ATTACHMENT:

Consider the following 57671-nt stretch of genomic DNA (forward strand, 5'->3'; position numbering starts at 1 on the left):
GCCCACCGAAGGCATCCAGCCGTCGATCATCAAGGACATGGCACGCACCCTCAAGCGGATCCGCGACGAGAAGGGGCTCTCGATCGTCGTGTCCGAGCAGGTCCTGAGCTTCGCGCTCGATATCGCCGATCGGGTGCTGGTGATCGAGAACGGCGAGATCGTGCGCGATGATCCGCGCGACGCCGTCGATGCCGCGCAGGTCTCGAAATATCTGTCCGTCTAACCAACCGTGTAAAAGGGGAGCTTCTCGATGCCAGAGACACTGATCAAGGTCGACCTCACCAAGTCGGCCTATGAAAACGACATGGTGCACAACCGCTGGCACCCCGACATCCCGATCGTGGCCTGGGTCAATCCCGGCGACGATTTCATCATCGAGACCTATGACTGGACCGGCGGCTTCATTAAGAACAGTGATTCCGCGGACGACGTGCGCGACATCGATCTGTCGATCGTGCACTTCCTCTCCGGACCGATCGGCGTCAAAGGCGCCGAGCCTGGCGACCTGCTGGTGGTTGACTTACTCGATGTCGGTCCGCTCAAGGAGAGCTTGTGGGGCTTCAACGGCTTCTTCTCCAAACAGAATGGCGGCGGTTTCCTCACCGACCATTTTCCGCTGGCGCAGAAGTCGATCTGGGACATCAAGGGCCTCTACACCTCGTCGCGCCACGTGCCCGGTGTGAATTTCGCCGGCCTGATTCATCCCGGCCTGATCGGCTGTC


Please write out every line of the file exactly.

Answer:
Consider the following 57671-nt stretch of genomic DNA (forward strand, 5'->3'; position numbering starts at 1 on the left):
GCCCACCGAAGGCATCCAGCCGTCGATCATCAAGGACATGGCACGCACCCTCAAGCGGATCCGCGACGAGAAGGGGCTCTCGATCGTCGTGTCCGAGCAGGTCCTGAGCTTCGCGCTCGATATCGCCGATCGGGTGCTGGTGATCGAGAACGGCGAGATCGTGCGCGATGATCCGCGCGACGCCGTCGATGCCGCGCAGGTCTCGAAATATCTGTCCGTCTAACCAACCGTGTAAAAGGGGAGCTTCTCGATGCCAGAGACACTGATCAAGGTCGACCTCACCAAGTCGGCCTATGAAAACGACATGGTGCACAACCGCTGGCACCCCGACATCCCGATCGTGGCCTGGGTCAATCCCGGCGACGATTTCATCATCGAGACCTATGACTGGACCGGCGGCTTCATTAAGAACAGTGATTCCGCGGACGACGTGCGCGACATCGATCTGTCGATCGTGCACTTCCTCTCCGGACCGATCGGCGTCAAAGGCGCCGAGCCTGGCGACCTGCTGGTGGTTGACTTACTCGATGTCGGTCCGCTCAAGGAGAGCTTGTGGGGCTTCAACGGCTTCTTCTCCAAACAGAATGGCGGCGGTTTCCTCACCGACCATTTTCCGCTGGCGCAGAAGTCGATCTGGGACATCAAGGGCCTCTACACCTCGTCGCGCCACGTGCCCGGTGTGAATTTCGCCGGCCTGATTCATCCCGGCCTGATCGGCTGTC